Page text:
Twelve Extraordinary Women

Dear sisters,

I can’t really say that the last few weeks have been uneventful for me.  I seem to always be busy and short on sleep but nothing new or exciting to share despite that!

One of the things I’ve been trying is a different kind of devotional.   Honestly, I’ve never been very good at doing my devotions every day.  Actually I dare say I’m bad at it.  Drew is quite the opposite.  He does really well, generally reading either the Bible or a devotional each morning before work.  For this past Christmas, I bought him a book, “Twelve Ordinary Men” by John MacArthur.  Its more of a book than a devotional, but it also includes a study guide.  Something that I think would work really well for a study group.  While I was searching for something for his “Twelfth day of Christmas” gift (I’ll have to tell that story some other time), I came across said book.  But I also came across one called “Twelve Extraordinary Women” also by MacArthur.

So I bought both.

And of course, its nearing the end of May and I still haven’t even finished the 200 page book.  In any case, I do quite like the different style of the book.  As opposed to a devotional which is read this scripture passage, then read this commentary on it, its a chapter book, each chapter devoted to a different woman in the bible.  It outlines strengths, weaknesses, differences between roles of men and women, and more  – like how Abraham and Sarah were actually half-siblings, they had the same father (not something I normally remember about them).


I’m a little sad to say how much I read and I think to myself, “Oh yeah! I forgot about her,” or “I forgot that happened.”  The first chapter (on Eve, of course) was a little hard for me to get into but now I’m on to Rahab, the prostitute.  The song I sang sooo many times as a child always pops into my head, “Joshua fought the battle of Jericho, Jericho, Jericho!” but its very refreshing to look at Rahab’s role in the whole story.  Its amazing how God can use even a “harlot,” Rahab.

The book is really living up to the title.  What extraordinary women the Bible tells us of!  And even as I sit here before bed time, about ready to read a few more pages, I’m reminded of some other extraordinary women – thats YOU.   I don’t thank God enough for my sisters (biological or not).  So I’m going to take a moment to do that now.  I appreciate you all and couldn’t ask for anyone better.

Thank you, Lord, for your wonderful blessings. Amen.



Slow down and think.

I am generally very good at doing my devotions every night, but sometimes I end up doing them without thinking.  I once challenged myself to complete a Read-the-Bible-in-a-Year study.  Well, I did quite well in the way of completing it, but do I remember it? I was just checking the verses off.  I was succeeding. But did it do me any good?  What is the purpose of my goal if I attain nothing from it? Isn’t the Bible supposed to be a “lamp to my feet and a light to my path?” (Psalm 119:105)   If I don’t remember it, how will it light my path?  So I tried to take is slower.   I stopped looking at the dates, instead of reading three different passages each evening I read one.  Well, this helped slightly.  I was doing better, but was I understanding, was I meditating on it?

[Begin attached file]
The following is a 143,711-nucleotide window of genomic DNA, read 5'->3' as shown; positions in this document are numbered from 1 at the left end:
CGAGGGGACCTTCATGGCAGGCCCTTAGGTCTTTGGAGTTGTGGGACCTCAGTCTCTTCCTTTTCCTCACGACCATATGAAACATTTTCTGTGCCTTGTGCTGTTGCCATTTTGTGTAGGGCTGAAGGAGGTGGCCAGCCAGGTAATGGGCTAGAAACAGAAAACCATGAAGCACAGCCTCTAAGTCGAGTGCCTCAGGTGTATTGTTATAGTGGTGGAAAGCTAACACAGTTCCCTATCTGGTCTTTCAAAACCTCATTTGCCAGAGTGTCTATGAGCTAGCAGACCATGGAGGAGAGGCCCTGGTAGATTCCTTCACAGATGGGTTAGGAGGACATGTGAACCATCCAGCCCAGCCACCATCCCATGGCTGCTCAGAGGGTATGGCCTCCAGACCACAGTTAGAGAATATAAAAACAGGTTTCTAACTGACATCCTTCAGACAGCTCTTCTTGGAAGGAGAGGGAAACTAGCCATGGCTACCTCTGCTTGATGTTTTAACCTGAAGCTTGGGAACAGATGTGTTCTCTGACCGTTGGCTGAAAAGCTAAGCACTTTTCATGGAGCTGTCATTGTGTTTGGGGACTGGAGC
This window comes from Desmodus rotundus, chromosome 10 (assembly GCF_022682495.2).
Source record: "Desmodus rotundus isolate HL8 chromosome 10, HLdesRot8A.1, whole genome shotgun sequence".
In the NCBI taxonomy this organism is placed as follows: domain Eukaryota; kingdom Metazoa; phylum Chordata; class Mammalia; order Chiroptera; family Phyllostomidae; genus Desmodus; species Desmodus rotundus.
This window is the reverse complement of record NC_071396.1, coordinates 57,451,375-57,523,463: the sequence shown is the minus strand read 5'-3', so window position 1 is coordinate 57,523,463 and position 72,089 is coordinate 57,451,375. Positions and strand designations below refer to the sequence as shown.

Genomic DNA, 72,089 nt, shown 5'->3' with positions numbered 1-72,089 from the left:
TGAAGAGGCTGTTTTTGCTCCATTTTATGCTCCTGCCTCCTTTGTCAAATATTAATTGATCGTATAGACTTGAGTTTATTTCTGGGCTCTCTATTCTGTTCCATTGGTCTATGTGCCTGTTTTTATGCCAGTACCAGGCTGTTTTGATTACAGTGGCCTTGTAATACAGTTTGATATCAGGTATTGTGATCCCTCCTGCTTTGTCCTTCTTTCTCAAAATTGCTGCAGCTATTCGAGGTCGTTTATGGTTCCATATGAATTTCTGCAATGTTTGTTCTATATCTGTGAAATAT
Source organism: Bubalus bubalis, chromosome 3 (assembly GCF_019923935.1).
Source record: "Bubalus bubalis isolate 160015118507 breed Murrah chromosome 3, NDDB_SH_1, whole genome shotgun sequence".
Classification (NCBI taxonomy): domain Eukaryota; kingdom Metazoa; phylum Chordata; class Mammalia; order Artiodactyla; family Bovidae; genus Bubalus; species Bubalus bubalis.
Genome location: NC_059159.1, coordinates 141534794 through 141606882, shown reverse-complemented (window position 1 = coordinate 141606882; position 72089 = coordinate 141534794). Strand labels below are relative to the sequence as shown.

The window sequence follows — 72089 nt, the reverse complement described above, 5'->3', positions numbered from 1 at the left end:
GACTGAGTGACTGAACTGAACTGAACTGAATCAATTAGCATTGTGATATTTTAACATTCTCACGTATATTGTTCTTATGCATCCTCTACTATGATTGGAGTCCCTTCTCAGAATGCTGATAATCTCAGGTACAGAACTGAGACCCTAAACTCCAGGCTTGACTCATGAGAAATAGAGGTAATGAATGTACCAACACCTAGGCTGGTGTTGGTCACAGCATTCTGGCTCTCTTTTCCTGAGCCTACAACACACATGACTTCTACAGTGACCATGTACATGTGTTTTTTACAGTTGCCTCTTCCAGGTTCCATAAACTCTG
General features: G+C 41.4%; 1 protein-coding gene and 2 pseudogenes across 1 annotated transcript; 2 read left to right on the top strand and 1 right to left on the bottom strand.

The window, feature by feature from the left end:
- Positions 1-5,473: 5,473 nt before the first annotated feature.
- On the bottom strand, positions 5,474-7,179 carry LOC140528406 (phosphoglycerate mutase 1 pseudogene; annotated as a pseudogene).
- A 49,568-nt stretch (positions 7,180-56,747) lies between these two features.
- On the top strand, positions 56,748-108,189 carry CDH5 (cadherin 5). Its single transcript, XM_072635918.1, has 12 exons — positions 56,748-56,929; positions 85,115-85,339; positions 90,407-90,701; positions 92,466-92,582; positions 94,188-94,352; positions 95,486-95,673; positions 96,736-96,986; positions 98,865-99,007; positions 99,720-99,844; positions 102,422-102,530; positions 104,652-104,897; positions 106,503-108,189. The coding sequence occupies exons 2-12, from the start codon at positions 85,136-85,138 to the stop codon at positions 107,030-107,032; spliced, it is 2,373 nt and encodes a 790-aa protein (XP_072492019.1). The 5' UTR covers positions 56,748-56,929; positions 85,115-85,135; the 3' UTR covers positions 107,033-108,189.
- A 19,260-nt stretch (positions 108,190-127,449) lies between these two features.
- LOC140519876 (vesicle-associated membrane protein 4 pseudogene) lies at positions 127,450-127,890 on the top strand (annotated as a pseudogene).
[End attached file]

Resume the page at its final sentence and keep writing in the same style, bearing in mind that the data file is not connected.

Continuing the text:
Blessed is the man
who walks not in the counsel of the wicked,
nor stands in the way of sinners,
nor sits in the seat of scoffers;
but his delight is in the law of the Lord,
and on his law he meditates day and night. Psalm 1: 1-2 (emphasis added.)

Isn’t that what we are called to do as Christians? Not to just read the Bible, but gain knowledge and wisdom from it? To learn from it!  When I was in school and reading a text book, did I just read it to get it done? (Well, maybe. 🙂 Sometimes.)  I read it to learn, to be able to answer questions about what I read, to take a test on it.  Isn’t the Bible much more important to my life than a school textbook? Then I was given a weekend devotional written by Donald Whitney. (Tabletalk October 2011)  It was entitled The Gospel and Journaling.  Whitney said a few things that really helped my dilemma.  “As opposed to the kind of daily experience with the Bible in which we pass our eyes for two seconds over each verse on the page, not remembering a think we’ve read, journaling can help us to slow down for a few moments and actually think about and absorb the passage we’ve just read.”  He goes on to explain how writing things down clarifies our thinking.  Just like in school when you think you know or understand a subject until you have to explain to to someone or write it down.


It makes sense, doesn’t it? So now I have a journal.  I am going through Psalms, slowing down and thinking about what I am reading.  I use a study Bible and read the notes to help engage me. And I also don’t leave my devotions to the two minutes before I go to sleep.  I am not that clear-headed in the morning so I still do my devotions before bed, but I give myself more time and do it earlier.  How can I think and meditate on it if I’m too tired to think? And you know what, my devotions have made more of an impact in my daily life.  Because I remember and recall what I have read.   James 1:25: “But whoever looks intently into the perfect law that gives freedom, and continues in it—not forgetting what they have heard, but doing it—they will be blessed in what they do.” (emphasis added.)

So, slow down and think.  And be blessed by the Word of God.

In Christ,